Volunteering, driving status, and mortality in U.S. retirees.

TitleVolunteering, driving status, and mortality in U.S. retirees.
Publication TypeJournal Article
Year of Publication2011
AuthorsLee, SJ, Steinman, MA, Tan, EJ
JournalJ Am Geriatr Soc
Volume59
Issue2
Pagination274-80
Date Published2011 Feb
ISSN Number1532-5415
KeywordsActivities of Daily Living, Aged, Automobile Driving, Female, Health Status, Humans, Male, Prospective Studies, Retirement, Risk Factors, Social Behavior, Survival Rate, United States, Volunteers
Abstract

<p><b>OBJECTIVES: </b>To evaluate how accounting for driving status altered the relationship between volunteering and mortality in U.S. retirees.</p><p><b>DESIGN: </b>Observational prospective cohort.</p><p><b>SETTING: </b>Nationally representative sample from the Health and Retirement Study in 2000 and 2002 followed to 2006.</p><p><b>PARTICIPANTS: </b>Retirees aged 65 and older (N=6,408).</p><p><b>MEASUREMENTS: </b>Participants self-reported their volunteering, driving status, age, sex, race or ethnicity, presence of chronic conditions, geriatric syndromes, socioeconomic factors, functional limitations, and psychosocial factors. Death by December 31, 2006, was the outcome.</p><p><b>RESULTS: </b>For drivers, mortality in volunteers (9%) and nonvolunteers (12%) was similar; for limited or non-drivers, mortality for volunteers (15%) was markedly lower than for nonvolunteers (32%). Adjusted results showed that, for drivers, the volunteering-mortality odds ratio (OR) was 0.90 (95% confidence interval (CI)=0.66-1.22), whereas for limited or nondrivers, the OR was 0.62 (95% CI=0.49-0.78) (interaction P=.05). The effect of driving status was greater for rural participants, with greater differences between rural drivers and rural limited or nondrivers (interaction P=.02) and between urban drivers and urban limited or nondrivers (interaction P=.81).</p><p><b>CONCLUSION: </b>The influence of volunteering in decreasing mortality seems to be stronger in rural retirees who are limited or nondrivers. This may be because rural or nondriving retirees are more likely to be socially isolated and thus receive more benefit from the greater social integration from volunteering.</p>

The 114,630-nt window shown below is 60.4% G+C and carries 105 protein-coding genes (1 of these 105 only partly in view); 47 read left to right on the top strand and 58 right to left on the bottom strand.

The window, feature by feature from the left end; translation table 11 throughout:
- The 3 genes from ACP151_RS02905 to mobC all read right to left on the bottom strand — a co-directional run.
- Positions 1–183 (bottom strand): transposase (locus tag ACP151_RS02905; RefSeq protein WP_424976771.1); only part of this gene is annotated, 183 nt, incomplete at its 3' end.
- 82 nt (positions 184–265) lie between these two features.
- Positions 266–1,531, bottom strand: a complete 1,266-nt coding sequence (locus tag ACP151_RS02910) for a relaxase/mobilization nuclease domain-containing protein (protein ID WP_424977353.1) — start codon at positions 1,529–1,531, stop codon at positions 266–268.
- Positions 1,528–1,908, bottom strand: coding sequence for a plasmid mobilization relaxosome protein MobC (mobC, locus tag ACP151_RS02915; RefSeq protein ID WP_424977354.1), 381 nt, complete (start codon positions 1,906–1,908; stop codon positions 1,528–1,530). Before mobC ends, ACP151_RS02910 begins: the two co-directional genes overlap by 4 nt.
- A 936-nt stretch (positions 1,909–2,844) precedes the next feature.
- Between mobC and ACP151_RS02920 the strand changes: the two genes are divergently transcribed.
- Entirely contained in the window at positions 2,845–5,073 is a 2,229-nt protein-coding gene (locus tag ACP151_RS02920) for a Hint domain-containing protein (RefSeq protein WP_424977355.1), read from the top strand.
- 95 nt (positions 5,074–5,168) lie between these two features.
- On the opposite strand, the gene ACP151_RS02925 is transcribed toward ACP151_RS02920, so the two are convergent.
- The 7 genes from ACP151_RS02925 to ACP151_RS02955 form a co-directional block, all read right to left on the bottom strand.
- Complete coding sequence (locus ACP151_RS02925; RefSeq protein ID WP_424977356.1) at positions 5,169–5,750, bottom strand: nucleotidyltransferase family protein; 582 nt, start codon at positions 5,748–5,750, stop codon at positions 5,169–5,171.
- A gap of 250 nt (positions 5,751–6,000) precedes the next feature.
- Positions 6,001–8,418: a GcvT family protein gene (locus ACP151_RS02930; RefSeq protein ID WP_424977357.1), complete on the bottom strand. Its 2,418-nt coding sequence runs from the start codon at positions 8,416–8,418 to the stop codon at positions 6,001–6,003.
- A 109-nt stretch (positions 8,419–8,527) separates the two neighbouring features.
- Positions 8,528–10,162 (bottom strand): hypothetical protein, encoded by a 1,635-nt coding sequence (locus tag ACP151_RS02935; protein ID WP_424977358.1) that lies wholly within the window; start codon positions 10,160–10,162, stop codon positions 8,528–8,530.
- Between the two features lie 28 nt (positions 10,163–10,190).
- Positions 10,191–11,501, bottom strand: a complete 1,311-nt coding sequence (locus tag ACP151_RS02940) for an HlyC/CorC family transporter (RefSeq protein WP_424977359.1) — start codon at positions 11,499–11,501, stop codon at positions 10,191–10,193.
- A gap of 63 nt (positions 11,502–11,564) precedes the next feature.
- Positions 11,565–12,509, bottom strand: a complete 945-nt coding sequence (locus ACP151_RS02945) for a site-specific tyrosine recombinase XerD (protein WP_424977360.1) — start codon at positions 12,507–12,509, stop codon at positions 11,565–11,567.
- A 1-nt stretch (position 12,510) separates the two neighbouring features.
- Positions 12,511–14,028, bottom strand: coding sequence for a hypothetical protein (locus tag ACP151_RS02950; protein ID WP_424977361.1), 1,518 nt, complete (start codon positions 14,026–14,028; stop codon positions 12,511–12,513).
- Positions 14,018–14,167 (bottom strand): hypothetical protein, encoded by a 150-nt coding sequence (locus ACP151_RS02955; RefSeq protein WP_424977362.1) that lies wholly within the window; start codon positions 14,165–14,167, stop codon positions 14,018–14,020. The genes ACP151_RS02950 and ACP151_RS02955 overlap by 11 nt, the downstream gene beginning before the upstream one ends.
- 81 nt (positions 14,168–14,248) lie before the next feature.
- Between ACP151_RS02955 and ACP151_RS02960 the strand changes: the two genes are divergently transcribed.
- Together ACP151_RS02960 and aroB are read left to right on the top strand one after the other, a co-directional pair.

Notes

Lee, Sei J Steinman, Michael A Tan, Erwin J K23 AG030999/AG/NIA NIH HHS/United States KL2RR024130/RR/NCRR NIH HHS/United States P30-AG02133/AG/NIA NIH HHS/United States Comparative Study Research Support, N.I.H., Extramural Research Support, Non-U.S. Gov't United States Journal of the American Geriatrics Society Nihms289698 J Am Geriatr Soc. 2011 Feb;59(2):274-80. doi: 10.1111/j.1532-5415.2010.03265.x.

DOI10.1111/j.1532-5415.2010.03265.x
User Guide Notes

http://www.ncbi.nlm.nih.gov/pubmed/21314648?dopt=Abstract

Endnote Keywords

Activities of Daily Living/Automobile Driving/driving Patterns/Health Status/Prospective Studies/Retirement planning/Risk Factors/Social Behavior/Social Behavior/Survival/volunteering

Endnote ID

62776

Alternate JournalJ Am Geriatr Soc
Citation Key7656
PubMed ID21314648
PubMed Central IDPMC3089440
Grant ListKL2 RR024130-05 / RR / NCRR NIH HHS / United States
K23 AG030999 / AG / NIA NIH HHS / United States
KL2 RR024130 / RR / NCRR NIH HHS / United States
KL2RR024130 / RR / NCRR NIH HHS / United States
P30-AG02133 / AG / NIA NIH HHS / United States